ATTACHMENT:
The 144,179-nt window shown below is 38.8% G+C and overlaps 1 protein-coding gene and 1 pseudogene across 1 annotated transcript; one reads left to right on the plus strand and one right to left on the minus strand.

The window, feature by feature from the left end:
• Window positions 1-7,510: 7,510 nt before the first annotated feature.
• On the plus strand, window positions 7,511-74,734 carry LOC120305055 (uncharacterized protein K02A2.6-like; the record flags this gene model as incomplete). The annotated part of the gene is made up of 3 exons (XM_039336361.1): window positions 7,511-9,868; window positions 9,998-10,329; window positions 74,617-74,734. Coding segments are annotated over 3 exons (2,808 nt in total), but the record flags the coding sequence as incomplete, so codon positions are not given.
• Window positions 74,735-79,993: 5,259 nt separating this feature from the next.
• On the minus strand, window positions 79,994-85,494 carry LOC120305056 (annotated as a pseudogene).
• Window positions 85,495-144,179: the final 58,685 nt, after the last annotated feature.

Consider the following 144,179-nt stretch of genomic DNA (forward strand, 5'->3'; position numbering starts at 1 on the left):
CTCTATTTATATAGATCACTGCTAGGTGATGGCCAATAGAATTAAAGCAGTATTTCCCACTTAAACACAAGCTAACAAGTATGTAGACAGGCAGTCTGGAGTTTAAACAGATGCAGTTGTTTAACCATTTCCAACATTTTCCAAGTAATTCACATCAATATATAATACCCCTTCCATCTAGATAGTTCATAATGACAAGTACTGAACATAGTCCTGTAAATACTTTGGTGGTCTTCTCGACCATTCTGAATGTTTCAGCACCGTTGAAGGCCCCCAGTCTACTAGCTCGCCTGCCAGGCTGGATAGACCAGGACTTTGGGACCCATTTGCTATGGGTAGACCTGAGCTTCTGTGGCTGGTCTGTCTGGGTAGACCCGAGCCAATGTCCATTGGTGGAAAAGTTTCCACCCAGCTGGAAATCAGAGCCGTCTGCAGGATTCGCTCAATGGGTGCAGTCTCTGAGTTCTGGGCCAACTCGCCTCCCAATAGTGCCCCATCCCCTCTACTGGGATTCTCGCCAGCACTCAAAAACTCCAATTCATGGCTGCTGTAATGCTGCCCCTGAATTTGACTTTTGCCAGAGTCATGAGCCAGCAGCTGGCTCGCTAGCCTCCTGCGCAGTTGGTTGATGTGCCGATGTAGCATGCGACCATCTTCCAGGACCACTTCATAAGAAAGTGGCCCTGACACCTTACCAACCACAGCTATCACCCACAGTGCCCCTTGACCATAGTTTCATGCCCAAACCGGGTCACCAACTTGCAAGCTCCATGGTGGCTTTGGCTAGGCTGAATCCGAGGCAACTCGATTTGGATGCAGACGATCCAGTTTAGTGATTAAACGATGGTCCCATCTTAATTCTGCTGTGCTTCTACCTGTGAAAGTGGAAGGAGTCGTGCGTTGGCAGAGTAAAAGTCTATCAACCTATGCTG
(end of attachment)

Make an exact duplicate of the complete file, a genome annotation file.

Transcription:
The 144,179-nt window shown below is 38.8% G+C and overlaps 1 protein-coding gene and 1 pseudogene across 1 annotated transcript; one reads left to right on the plus strand and one right to left on the minus strand.

The window, feature by feature from the left end:
• Window positions 1-7,510: 7,510 nt before the first annotated feature.
• On the plus strand, window positions 7,511-74,734 carry LOC120305055 (uncharacterized protein K02A2.6-like; the record flags this gene model as incomplete). The annotated part of the gene is made up of 3 exons (XM_039336361.1): window positions 7,511-9,868; window positions 9,998-10,329; window positions 74,617-74,734. Coding segments are annotated over 3 exons (2,808 nt in total), but the record flags the coding sequence as incomplete, so codon positions are not given.
• Window positions 74,735-79,993: 5,259 nt separating this feature from the next.
• On the minus strand, window positions 79,994-85,494 carry LOC120305056 (annotated as a pseudogene).
• Window positions 85,495-144,179: the final 58,685 nt, after the last annotated feature.

Consider the following 144,179-nt stretch of genomic DNA (forward strand, 5'->3'; position numbering starts at 1 on the left):
CTCTATTTATATAGATCACTGCTAGGTGATGGCCAATAGAATTAAAGCAGTATTTCCCACTTAAACACAAGCTAACAAGTATGTAGACAGGCAGTCTGGAGTTTAAACAGATGCAGTTGTTTAACCATTTCCAACATTTTCCAAGTAATTCACATCAATATATAATACCCCTTCCATCTAGATAGTTCATAATGACAAGTACTGAACATAGTCCTGTAAATACTTTGGTGGTCTTCTCGACCATTCTGAATGTTTCAGCACCGTTGAAGGCCCCCAGTCTACTAGCTCGCCTGCCAGGCTGGATAGACCAGGACTTTGGGACCCATTTGCTATGGGTAGACCTGAGCTTCTGTGGCTGGTCTGTCTGGGTAGACCCGAGCCAATGTCCATTGGTGGAAAAGTTTCCACCCAGCTGGAAATCAGAGCCGTCTGCAGGATTCGCTCAATGGGTGCAGTCTCTGAGTTCTGGGCCAACTCGCCTCCCAATAGTGCCCCATCCCCTCTACTGGGATTCTCGCCAGCACTCAAAAACTCCAATTCATGGCTGCTGTAATGCTGCCCCTGAATTTGACTTTTGCCAGAGTCATGAGCCAGCAGCTGGCTCGCTAGCCTCCTGCGCAGTTGGTTGATGTGCCGATGTAGCATGCGACCATCTTCCAGGACCACTTCATAAGAAAGTGGCCCTGACACCTTACCAACCACAGCTATCACCCACAGTGCCCCTTGACCATAGTTTCATGCCCAAACCGGGTCACCAACTTGCAAGCTCCATGGTGGCTTTGGCTAGGCTGAATCCGAGGCAACTCGATTTGGATGCAGACGATCCAGTTTAGTGATTAAACGATGGTCCCATCTTAATTCTGCTGTGCTTCTACCTGTGAAAGTGGAAGGAGTCGTGCGTTGGCAGAGTAAAAGTCTATCAACCTATGCTG